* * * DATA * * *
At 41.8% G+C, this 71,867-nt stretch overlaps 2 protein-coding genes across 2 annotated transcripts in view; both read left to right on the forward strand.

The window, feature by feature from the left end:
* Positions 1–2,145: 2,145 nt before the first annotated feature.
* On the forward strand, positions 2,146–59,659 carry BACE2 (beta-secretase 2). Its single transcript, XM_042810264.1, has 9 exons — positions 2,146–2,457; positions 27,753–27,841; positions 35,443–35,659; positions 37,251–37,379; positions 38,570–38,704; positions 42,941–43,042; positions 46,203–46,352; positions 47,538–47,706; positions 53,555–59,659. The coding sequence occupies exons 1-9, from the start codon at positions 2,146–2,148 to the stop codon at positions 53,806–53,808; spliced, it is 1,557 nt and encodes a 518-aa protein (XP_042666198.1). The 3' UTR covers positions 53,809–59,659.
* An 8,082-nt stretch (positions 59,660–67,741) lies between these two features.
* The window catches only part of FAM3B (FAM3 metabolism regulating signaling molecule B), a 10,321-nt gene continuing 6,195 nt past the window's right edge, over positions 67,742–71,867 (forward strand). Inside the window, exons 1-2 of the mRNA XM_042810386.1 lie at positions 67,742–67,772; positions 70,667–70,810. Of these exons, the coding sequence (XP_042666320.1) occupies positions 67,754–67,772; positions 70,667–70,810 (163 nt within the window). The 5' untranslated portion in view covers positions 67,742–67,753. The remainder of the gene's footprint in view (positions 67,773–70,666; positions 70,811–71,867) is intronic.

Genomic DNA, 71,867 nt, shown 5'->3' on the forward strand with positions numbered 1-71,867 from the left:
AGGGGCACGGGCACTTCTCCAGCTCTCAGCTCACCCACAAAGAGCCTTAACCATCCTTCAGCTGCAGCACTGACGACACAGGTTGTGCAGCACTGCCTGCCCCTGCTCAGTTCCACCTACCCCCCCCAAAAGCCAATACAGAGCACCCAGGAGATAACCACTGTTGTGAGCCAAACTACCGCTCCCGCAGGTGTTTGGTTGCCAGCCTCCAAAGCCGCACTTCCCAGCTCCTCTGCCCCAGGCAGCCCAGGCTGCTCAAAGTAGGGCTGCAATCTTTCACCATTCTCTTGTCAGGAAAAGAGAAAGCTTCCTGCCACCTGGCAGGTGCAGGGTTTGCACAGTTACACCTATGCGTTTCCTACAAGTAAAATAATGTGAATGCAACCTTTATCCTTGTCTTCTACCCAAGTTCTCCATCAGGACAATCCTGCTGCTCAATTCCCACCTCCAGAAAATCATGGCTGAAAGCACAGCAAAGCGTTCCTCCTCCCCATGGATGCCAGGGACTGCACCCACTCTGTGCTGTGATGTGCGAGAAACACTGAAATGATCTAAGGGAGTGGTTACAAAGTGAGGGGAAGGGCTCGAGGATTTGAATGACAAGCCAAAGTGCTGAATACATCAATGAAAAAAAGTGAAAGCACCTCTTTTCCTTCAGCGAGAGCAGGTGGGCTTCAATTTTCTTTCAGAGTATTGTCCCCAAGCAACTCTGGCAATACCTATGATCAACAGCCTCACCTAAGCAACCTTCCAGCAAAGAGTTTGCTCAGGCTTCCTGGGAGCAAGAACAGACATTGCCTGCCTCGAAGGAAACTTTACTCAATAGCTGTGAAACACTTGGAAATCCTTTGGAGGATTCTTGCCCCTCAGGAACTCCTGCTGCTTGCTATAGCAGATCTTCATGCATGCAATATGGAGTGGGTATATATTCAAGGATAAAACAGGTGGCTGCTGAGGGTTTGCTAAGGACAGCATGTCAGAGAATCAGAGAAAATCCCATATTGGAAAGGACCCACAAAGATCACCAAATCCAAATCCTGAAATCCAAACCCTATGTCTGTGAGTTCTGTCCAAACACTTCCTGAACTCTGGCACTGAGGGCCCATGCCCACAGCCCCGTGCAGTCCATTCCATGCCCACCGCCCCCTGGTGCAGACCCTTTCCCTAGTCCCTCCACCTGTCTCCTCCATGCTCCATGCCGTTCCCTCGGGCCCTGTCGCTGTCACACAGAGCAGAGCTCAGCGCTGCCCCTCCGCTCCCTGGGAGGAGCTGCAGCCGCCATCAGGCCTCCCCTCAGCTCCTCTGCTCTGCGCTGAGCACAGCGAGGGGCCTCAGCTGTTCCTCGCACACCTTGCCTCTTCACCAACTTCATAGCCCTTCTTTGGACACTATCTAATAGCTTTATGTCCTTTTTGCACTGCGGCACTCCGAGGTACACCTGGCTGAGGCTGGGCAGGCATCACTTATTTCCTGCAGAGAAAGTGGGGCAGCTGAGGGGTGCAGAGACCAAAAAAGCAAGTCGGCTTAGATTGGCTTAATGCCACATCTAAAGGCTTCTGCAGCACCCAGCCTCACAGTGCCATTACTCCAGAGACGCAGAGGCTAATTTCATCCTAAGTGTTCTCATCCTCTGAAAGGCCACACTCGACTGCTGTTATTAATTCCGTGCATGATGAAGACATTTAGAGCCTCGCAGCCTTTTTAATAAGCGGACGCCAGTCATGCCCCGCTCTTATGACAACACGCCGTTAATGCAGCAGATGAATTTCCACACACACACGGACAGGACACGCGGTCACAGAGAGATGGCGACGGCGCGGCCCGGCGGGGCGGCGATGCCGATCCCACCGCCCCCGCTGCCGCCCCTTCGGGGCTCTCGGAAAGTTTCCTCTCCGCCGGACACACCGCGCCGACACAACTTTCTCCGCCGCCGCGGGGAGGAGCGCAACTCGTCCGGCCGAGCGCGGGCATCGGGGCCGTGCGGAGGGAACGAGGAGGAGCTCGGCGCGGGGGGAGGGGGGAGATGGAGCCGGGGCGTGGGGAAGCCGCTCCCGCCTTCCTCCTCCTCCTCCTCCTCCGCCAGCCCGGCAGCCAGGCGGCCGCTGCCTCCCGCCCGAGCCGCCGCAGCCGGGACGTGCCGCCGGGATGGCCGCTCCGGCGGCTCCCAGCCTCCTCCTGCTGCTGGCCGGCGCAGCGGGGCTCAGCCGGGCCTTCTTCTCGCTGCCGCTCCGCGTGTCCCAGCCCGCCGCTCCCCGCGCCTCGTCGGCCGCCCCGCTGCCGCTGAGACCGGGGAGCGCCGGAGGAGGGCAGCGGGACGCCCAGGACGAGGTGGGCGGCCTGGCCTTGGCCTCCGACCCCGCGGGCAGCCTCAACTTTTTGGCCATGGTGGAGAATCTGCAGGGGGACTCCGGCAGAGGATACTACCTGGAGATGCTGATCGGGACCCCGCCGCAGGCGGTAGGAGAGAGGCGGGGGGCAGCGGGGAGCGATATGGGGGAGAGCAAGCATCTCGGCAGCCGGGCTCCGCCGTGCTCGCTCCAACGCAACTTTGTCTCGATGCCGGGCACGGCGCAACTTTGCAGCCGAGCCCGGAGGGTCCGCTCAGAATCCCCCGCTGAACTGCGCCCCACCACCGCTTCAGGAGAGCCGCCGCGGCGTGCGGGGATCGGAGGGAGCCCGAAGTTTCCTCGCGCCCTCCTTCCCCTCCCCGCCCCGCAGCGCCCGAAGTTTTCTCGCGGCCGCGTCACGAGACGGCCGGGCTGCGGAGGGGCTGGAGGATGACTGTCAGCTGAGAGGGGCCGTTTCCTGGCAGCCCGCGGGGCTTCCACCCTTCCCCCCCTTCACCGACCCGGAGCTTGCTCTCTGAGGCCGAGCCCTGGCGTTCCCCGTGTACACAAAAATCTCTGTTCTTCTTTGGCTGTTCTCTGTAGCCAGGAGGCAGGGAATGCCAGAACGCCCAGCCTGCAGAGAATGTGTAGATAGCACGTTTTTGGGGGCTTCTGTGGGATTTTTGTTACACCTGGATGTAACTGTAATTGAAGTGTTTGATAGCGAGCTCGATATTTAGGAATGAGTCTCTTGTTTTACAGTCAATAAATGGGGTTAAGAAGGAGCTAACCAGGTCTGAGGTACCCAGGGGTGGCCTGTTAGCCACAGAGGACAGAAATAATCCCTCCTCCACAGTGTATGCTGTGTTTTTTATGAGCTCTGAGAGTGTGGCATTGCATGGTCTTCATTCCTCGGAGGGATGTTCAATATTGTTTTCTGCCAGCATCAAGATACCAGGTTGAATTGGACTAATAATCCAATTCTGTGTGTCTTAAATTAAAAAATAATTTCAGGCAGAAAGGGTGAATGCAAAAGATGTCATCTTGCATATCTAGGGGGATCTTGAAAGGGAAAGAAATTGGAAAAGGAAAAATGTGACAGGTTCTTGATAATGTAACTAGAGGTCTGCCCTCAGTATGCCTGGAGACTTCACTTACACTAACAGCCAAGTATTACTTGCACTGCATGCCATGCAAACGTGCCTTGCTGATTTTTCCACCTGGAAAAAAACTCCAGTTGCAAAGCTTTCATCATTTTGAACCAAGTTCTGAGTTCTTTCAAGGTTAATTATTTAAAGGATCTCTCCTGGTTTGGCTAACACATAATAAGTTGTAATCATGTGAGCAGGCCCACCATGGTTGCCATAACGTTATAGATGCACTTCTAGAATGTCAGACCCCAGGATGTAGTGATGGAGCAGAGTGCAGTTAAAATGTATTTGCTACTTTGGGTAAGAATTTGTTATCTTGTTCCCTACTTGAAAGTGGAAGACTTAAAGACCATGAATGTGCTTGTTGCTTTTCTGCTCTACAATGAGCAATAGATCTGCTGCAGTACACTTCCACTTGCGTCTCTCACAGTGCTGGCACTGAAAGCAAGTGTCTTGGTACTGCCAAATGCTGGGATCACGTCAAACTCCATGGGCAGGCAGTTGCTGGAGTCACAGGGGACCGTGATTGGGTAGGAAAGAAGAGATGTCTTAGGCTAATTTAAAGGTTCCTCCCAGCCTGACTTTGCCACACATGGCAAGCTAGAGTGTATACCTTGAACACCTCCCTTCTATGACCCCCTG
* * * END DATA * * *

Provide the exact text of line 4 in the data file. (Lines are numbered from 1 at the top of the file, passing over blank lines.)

* On the forward strand, positions 2,146–59,659 carry BACE2 (beta-secretase 2). Its single transcript, XM_042810264.1, has 9 exons — positions 2,146–2,457; positions 27,753–27,841; positions 35,443–35,659; positions 37,251–37,379; positions 38,570–38,704; positions 42,941–43,042; positions 46,203–46,352; positions 47,538–47,706; positions 53,555–59,659. The coding sequence occupies exons 1-9, from the start codon at positions 2,146–2,148 to the stop codon at positions 53,806–53,808; spliced, it is 1,557 nt and encodes a 518-aa protein (XP_042666198.1). The 3' UTR covers positions 53,809–59,659.